Puerto Vallarta, Mexico
It’s a dramatic sight. Condo buildings hug the shoreline, towering above the yellow-sand beach, and brilliant blue Pacific. The foothills of the Sierra Madre Mountains loom above, the hillsides covered in white and brick buildings where it’s not lush jungle. Thanks to the curve of the vast Bay of Banderas, one of the world’s largest, you can see development far down the coast.
Set on Mexico’s central Pacific coast, Puerto Vallarta first gained fame in the 1960s, when it served as the setting for the classic film, Night of the Iguana, starring Elizabeth Taylor and Richard Burton. In the decades since then this once quiet fishing village has grown exponentially into the world-class and world-famous vacation destination it is today, attracting travelers from around the world, as well as a large contingent of retirees and other expats—most from the U.S. and Canada. The heart of PV is the Zona Romantica, also known as Old Town. It’s a pedestrian friendly zone of narrow streets and historic buildings mixed in with modern construction. Here you can find shops, bakeries, cafes, restaurants, condo buildings, and more within a stone’s throw of the water.
The outskirts of the town are modern, with large shopping malls, big box, stores, marinas, and large housing developments, including the showpiece Nuevo Vallarta residential and resort complex.
Retire in Puerto Vallarta
A big attraction for many retirees is that it’s never cold in Puerto Vallarta. Granted it can get quite warm and humid, especially in summer time, with the height in August and September. But in North American winter and early spring—December to April roughly—it’s very comfortable with low humidity—temps in the lower 80s F. That’s when many “snowbirds,” especially from Canada and the northern United States, fill PV and it can be hard to get a restaurant reservation.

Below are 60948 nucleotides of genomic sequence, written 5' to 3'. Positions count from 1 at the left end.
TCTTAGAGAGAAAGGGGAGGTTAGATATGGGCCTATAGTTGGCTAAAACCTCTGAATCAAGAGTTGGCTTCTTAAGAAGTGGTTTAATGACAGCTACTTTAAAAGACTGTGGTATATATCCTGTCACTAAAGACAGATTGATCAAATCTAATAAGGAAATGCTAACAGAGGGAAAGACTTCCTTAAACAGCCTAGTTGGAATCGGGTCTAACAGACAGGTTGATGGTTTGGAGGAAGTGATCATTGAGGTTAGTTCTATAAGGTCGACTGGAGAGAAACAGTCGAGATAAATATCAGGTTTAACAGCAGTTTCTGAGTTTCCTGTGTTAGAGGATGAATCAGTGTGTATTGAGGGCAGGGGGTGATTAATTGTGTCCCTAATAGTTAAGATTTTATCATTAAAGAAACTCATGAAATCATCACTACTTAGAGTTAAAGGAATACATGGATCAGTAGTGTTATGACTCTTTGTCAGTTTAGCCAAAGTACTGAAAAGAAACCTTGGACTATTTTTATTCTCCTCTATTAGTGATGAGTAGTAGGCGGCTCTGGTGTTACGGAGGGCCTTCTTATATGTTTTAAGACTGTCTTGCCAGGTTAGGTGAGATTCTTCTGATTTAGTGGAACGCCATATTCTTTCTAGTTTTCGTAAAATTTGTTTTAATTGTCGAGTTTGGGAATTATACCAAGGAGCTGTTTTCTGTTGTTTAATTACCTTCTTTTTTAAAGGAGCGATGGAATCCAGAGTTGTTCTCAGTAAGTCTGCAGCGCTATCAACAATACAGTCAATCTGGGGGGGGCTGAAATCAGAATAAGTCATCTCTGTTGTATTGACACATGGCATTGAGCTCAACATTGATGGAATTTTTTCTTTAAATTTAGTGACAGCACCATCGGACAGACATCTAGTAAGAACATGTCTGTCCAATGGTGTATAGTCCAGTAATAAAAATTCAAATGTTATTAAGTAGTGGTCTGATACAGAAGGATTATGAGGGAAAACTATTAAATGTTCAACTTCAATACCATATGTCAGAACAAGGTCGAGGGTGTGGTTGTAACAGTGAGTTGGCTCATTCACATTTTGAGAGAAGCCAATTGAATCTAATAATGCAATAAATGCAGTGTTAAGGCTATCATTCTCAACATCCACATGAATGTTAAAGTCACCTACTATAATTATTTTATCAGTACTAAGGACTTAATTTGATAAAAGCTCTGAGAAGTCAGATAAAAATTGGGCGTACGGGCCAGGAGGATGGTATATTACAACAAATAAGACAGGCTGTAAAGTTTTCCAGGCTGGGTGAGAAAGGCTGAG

Among these part-timers, many rent. There are one or two-bedroom condos within walking distance of the beach and the entertainment district, Zona Romantica, starting at $600 to $700.
Of course, there are plenty of full-time expats in Puerto Vallarta as well. Many of them buy property. Condos within walking distance of the beach (condos are the most popular and common housing option) start at around $109,000 and include amenities like 24-hour security and a community pool.
Living in Puerto Vallarta is convenient for retirees. You can find any convenience you might need. You have a large international airport with plenty of direct flights from multiple cities in Canada and the U.S. That makes it easy to make trips back to your hometown or to welcome visitors to your new home.
The medical care is top notch, with several world-class private hospitals and clinics, including specialist care. Doctor visits are generally about $40. For many full-time retirees in PV who become residents, they take advantage of Mexico’s public healthcare system and pay a small premium for quality care. There is low cost dental care as well–even major dental work is a fraction of the cost in the U.S. and Canada.